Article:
This week the small Swedish town of Lidköping welcomes classic American car enthusiasts from around the world.
The offbeat side of the news in Sweden...
- Power Big Meet.
- Etiquette expert: I hear it every day in the shops. One gets a little irritated.(4:42 min) (4:42 min)Return of the 'ni'.
This week, Sweden marks the 50th anniversary of the "du-reform", when the country stopped using the plural "you", or 'ni', to address superiors of age and rank. But is "ni" on the way back? Radio Sweden visits the upmarket NK department store to find out.
- Healing hugs
On the sidelines of this week's political week in Stockholm, Radio Sweden ran into a man on a mission to make the world a better place - through the power of free hugs.
- TV gardening expert John Taylor: It must have hit the fruit harvest in Österlen(4:32 min) (4:32 min)Miserable May.
Tuesday night, May 9, was the coldest in decades for this time of year, and the cold snap is set to continue.
- After a warm Christmas and New Year.
Sweden is bracing itself for the return of the cold and snow after unusually high temperatures over the New Year's holiday.
- Pets in distress.
A rising number of dog owners choose to take their dogs to a calm place instead of giving sedatives during the fireworks on New Year’s Eve.
Radio Sweden speaks to one of the veterans of Sweden's first peacekeeping mission, during the Suez Crisis of 1956.
- Several violent incidents.
The creepy "killer clowns" craze that has swept through America and the UK has now reached Sweden, with several incidents reported in recent days, including a stabbing in Varberg, south-western Sweden on Thursday night.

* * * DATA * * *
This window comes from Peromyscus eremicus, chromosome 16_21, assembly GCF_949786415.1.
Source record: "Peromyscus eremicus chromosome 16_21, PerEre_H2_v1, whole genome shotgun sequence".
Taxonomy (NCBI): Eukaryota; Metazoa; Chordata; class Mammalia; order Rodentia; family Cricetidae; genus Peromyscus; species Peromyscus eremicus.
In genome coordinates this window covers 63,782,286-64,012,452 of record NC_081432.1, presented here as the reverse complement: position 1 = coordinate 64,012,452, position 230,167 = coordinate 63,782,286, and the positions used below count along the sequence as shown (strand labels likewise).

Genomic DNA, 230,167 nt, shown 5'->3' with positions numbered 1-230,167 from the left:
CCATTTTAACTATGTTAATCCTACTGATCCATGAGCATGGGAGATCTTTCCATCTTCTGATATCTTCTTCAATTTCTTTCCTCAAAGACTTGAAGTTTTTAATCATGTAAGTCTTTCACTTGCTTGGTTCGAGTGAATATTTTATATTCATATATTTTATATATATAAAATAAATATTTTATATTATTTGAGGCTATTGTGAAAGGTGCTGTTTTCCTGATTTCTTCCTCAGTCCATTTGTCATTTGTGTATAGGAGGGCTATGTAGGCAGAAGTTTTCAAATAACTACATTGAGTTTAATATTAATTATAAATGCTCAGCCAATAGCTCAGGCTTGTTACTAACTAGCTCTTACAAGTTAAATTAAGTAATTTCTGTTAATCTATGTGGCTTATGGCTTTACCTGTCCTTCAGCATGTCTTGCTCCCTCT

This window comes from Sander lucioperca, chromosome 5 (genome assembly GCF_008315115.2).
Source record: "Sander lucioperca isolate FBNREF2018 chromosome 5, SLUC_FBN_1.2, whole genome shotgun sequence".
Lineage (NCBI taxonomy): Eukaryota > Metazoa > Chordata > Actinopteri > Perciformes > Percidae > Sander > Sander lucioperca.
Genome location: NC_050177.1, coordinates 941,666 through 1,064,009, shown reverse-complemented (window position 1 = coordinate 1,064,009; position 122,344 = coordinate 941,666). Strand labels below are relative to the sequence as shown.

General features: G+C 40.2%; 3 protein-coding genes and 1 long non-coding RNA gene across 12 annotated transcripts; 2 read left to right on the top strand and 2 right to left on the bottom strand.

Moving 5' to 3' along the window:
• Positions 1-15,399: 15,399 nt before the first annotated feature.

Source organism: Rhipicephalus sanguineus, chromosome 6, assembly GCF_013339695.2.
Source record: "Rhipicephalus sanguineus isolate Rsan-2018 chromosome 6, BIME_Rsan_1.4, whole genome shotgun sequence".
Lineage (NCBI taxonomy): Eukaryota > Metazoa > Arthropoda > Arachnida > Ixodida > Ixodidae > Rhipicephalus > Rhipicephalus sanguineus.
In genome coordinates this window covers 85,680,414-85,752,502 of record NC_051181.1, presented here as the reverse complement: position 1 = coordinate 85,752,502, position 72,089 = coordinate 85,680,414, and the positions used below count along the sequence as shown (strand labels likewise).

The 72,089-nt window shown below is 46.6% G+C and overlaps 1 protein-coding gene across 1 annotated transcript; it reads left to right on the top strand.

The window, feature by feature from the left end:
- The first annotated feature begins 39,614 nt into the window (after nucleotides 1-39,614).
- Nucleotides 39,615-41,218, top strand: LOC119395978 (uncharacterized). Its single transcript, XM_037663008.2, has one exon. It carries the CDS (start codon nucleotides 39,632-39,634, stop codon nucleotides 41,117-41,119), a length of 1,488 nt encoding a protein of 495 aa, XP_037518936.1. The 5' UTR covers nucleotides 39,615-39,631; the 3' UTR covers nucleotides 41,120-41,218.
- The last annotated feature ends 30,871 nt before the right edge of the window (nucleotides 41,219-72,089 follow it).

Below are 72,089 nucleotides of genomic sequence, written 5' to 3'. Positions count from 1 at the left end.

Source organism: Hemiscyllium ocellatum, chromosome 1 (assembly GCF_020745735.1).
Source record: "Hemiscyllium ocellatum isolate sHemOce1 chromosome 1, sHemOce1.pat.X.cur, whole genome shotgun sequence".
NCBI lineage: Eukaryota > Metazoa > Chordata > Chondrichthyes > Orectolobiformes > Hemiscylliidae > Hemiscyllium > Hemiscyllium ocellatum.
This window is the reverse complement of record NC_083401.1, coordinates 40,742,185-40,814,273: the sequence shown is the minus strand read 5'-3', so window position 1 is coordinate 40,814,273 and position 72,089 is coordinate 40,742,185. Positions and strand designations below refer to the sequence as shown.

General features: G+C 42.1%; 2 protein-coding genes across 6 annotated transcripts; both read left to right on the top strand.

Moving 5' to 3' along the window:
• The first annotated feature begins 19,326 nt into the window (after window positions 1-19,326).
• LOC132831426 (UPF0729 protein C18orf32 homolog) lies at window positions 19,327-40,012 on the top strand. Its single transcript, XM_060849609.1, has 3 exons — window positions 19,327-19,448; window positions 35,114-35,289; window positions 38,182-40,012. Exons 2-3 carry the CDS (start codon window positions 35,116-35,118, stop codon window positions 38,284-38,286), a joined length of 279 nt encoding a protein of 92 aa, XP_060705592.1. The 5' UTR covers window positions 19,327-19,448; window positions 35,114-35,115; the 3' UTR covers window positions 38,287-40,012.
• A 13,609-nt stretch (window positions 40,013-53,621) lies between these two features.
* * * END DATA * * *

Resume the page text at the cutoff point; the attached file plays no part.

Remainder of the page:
- Small clay figures.
Archaeologists at a forest dig in Åkersberga, northern Stockholm county, have found a dozen ceramic figures with faces believed to be from the Stone Age, making them the oldest objects ever found with a human face in Sweden.
- Mountain symbol.
A cyclical decline in the population of small rodents in the Swedish mountains has hurt the numbers of one of Sweden's most endangered predators, the Arctic fox.
- Routine discovery.
Supermarket chain Ica has stopped selling a batch of its own brand of organic hot dogs due to concerns that some may have been contaminated with Listeria.
- A travel holiday.
It's Midsummer, an important holiday in Swedish culture where people celebrate the start of summer. And just how do they do that?
- Sustainable housing.
A Swedish architectural firm has won an award for coming up with a design for urban insect farms in downtown Stockholm. The firm claims that the farms could make the city self-sufficient on proteins.
- Annual tradition.
A royal baby named after a rock band? A firetruck's sirens playing an ice cream truck jingle? A breakfast cereal made entirely from wood chips? Swedish media has a tradition of sneaking in fake stories on April Fools' Day and this year proved to be no different.
- 1 av 4Truck driver Patrik took this picture of his windshield after he hit a dromedary near Ulricehamn.2 av 4Helena Schicht, Circus Maximum's tour manager, says circuses would never let out animals on purpose. Photo: Niclas Odengård/Sveriges Radio3 av 4Accident involving dromedary and truck.
Circus Maximum denies suggestions that they let a flock of camels and dromedaries loose to draw attention to their new show.